B.C.-born man was the 'Happy Face Killer'
Keith Hunter Jesperson, 54, grew up in Chilliwack; he says he'd like to come back but for four life prison terms
By Glenda Luymes, Canwest News ServiceMarch 14, 2010
He is serving four consecutive life sentences for killing women he met at truck stops and blue-collar bars on roads across the United States.
But if Keith Hunter Jesperson ever gets out of prison, he plans to come home to Canada.
Many troubled years separate the boy who grew up on an acreage near Chilliwack from the man who lured women to his plum-coloured Peterbilt truck and murdered them.
It was Jan. 21, 1990 -- a dismal, grey day in Portland, Ore., according to prison interviews with Jesperson by journalist and true-crime author Jack Olsen.
The 35-year-old divorced father of three was taking a break from his job as a long-haul trucker after getting too many driving tickets. He was frustrated, broke and bored. He visited a tavern to shoot pool.
Outside, he met 23-year-old Taunja Bennett and invited her home. They had sex. Something enraged him, and he beat her before strangling her to death.
That night Jesperson drove to the Columbia River Gorge where he dumped her body into a ravine. No one saw him.
Bennett's body was found by a cyclist the next morning.
A 57-year-old grandmother named Laverne Pavlinac confessed, saying she held Bennett while her boyfriend John Sosnovske killed her.
The woman, who hoped to get out of an abusive relationship with her confession, led investigators to the place the body was found -- she later said she had read newspaper accounts of where the body was found and said she peeked at the odometer in the police car to lead them to it.
The couple went to jail. Two years after Bennett's death, Jesperson killed again.
He seemed to enjoy getting away with murder, taunting police with notes scribbled in bathroom stalls at rest stops in Montana and Oregon.
He wrote letters to newspapers and courthouses. All were signed with a happy face, earning him the nickname The Happy Face Killer.
In interviews with Olsen, Jesperson described a total of eight murders. The confessions are contained in the author's 2002 book I: The Creation of a Serial Killer.
He would eventually receive four life sentences -- the last one coming just two months ago in California.
The killer has shown he feels remorse only for himself.
"My night times in prison are spent dreaming of seeing my kids one more time," he told Olsen. "Would I escape if I was let out by accident? Damn right I would. Back to Canada, to Chilliwack. I should have gone there 30 years ago."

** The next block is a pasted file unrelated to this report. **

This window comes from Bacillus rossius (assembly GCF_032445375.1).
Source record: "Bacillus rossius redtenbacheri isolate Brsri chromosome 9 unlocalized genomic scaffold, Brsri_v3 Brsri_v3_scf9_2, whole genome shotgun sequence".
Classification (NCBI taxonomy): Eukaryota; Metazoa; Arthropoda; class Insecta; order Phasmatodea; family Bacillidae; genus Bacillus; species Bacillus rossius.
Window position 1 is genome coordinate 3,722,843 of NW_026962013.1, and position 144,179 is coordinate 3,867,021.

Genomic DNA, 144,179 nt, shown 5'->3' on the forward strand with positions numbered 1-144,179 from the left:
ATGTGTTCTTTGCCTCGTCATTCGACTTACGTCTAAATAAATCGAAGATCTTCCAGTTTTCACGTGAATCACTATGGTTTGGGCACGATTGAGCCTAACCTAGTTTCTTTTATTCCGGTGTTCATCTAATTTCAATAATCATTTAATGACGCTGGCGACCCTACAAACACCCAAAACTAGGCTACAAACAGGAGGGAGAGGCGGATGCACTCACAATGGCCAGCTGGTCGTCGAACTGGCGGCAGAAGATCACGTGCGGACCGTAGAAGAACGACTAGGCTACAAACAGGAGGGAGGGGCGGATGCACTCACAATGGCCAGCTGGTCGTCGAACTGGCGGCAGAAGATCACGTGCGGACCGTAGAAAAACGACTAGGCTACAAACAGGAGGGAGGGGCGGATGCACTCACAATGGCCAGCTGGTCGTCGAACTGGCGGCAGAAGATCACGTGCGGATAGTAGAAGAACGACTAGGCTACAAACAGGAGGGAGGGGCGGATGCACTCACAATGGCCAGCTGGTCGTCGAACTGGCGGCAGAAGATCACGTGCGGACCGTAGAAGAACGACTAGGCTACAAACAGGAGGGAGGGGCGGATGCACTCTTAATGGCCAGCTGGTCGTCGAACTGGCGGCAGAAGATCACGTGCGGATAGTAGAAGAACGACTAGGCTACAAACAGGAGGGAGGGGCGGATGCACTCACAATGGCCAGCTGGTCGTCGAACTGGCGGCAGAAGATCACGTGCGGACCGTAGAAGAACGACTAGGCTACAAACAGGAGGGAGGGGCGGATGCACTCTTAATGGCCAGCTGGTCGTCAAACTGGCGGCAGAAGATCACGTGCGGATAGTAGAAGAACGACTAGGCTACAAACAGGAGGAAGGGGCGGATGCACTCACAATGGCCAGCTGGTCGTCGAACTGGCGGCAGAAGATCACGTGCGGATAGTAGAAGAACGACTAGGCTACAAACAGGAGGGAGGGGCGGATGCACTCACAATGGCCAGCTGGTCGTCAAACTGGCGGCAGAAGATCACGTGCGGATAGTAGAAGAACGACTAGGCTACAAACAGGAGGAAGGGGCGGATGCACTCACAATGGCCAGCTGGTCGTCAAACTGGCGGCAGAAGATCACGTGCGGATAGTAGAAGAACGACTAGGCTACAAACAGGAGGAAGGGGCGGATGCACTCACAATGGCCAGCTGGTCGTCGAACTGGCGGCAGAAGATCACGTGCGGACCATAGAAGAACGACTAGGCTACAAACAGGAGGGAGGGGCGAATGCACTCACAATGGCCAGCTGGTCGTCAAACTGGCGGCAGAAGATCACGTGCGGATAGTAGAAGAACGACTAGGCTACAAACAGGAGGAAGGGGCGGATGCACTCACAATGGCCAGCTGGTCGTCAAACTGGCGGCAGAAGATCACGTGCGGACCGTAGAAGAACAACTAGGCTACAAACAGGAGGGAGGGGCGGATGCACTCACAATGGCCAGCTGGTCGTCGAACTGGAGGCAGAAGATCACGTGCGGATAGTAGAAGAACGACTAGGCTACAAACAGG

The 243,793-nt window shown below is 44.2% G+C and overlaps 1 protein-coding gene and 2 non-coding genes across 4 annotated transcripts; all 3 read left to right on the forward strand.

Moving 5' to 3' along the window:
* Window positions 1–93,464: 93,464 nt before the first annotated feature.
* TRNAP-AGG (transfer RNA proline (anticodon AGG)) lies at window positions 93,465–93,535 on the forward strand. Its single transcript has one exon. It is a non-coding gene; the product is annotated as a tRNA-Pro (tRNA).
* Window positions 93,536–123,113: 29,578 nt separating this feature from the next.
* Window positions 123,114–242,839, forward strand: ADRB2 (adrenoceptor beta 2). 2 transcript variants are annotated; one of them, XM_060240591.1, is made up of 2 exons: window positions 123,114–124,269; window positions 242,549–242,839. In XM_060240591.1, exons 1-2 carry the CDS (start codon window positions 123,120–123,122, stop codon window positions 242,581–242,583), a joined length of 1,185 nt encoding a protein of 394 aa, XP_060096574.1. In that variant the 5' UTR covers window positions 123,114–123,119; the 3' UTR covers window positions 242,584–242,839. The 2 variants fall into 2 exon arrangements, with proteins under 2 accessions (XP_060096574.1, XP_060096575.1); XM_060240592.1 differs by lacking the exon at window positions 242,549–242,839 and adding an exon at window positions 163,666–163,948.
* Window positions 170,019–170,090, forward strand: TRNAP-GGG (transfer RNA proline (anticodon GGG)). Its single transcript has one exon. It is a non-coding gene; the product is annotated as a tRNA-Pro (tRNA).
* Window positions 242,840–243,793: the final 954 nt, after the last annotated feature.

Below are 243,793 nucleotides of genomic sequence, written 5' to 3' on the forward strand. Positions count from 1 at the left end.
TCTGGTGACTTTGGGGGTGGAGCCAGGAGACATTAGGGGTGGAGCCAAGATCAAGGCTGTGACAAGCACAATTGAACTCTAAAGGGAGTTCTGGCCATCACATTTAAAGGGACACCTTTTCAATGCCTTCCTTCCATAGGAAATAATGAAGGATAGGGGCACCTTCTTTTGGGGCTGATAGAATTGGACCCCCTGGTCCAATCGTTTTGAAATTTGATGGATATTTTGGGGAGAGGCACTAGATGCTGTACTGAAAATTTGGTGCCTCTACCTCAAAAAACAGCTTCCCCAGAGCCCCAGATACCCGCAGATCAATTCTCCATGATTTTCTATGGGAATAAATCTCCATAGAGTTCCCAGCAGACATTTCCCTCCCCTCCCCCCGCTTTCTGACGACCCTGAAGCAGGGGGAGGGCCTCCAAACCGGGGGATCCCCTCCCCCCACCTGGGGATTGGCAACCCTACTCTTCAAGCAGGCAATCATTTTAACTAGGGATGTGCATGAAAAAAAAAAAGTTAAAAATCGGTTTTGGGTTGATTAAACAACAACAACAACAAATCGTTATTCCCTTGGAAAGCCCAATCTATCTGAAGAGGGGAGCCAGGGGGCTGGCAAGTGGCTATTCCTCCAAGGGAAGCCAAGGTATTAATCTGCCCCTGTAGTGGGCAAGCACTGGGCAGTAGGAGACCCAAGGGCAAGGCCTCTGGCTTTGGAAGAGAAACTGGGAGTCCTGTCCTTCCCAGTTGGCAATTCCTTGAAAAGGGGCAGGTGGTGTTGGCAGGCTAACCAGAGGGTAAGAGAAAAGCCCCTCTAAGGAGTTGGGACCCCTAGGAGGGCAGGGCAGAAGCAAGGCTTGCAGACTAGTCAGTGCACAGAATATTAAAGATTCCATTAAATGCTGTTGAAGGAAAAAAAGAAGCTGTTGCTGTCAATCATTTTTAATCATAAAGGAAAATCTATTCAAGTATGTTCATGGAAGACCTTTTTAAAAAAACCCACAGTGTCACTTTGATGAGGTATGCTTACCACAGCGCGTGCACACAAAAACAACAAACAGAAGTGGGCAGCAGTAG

Jesperson was born on April 6, 1955, a middle child with two sisters and two brothers. He was a big kid, quiet, sometimes a little slow.
In interviews with Olsen, Jesperson talked about being teased by other kids. He recalled swimming in nearby Cultus Lake with a classmate who tried to drown him by holding his head underwater.
He described finding excitement in animal abuse -- torturing and killing gophers, crows and cats. He claimed to have started small fires.
The killer claimed his relationship with his father was also twisted.
In a telephone interview last week from Yakima, Wash., the now-elderly Jesperson said his son blames him for being a tough father.
"Keith is a different person. I'm ashamed of what he did, but he's paying the price," he said.
The elder Jesperson was a popular figure in Chilliwack. At 28, he became an alderman.
In Olsen's book, Jesperson characterized his father as an abusive alcoholic and blamed him for turning him into a cold-blooded killer.
He was 12 when the family moved to Washington.
"I didn't want to leave Canada," he told Olsen. "I knew every tree in our woods, every ripple in our creek . . . Chilliwack was the greenest place on earth."
Melissa Moore's family life was marked by fear. When she was six years old, she found kittens in the family's cellar.
"I pretended I was their mom," she recalled. "My dad asked if he could see them. I knew he had bad intentions, but I had no control. He hung them by their tails on the clothesline."
Keith Jesperson had met Moore's mother, Rose Pernick, 10 years earlier at a hamburger drive-thru. He was running a Washington state trailer park with his father after a bad fall in high-school gym class ended his dream of becoming an RCMP officer.
They married and had three kids, including Melissa.
It's unclear if police in B.C. have investigated Jesperson in connection with any unsolved homicides. RCMP Cpl. Annie Linteau said police on both sides of the border share information, but could not comment on specific cases.
Jesperson was finally arrested in 1995 for killing his girlfriend, Julie Winningham -- his only victim who was not a stranger.
After discovering he was under investigation, he confessed to a sheriff. He also wrote a letter to his brother, admitting a total of eight murders, including the murder of Taunja Bennett.
That confession led to the release of Laverne Pavlinac and John Sosnovske, who had recanted their confessions. They spent four years in prison for Bennett's murder.
Jesperson received his fourth life sentence in a California courtroom two months ago. The case was straightforward.
Jesperson, his hair now grey, pleaded guilty to murder.
The judge handed him a life sentence, his fourth, meaning Jesperson will be over 125 years old before he's eligible for parole. The 54-year-old convict returned to the Oregon prison where he will someday die.
The woman he was killed was identified in court documents as "Jane Doe aka Claudia."
Her body was found on August 30, 1992 in the California desert. Most of what is known about her -- even her name -- comes from Jesperson himself in a letter to an Oregon newspaper.
Those who might remember Claudia do not know she received justice, or that she deserved it.
Her childhood, her history -- even her identity -- remain a mystery.
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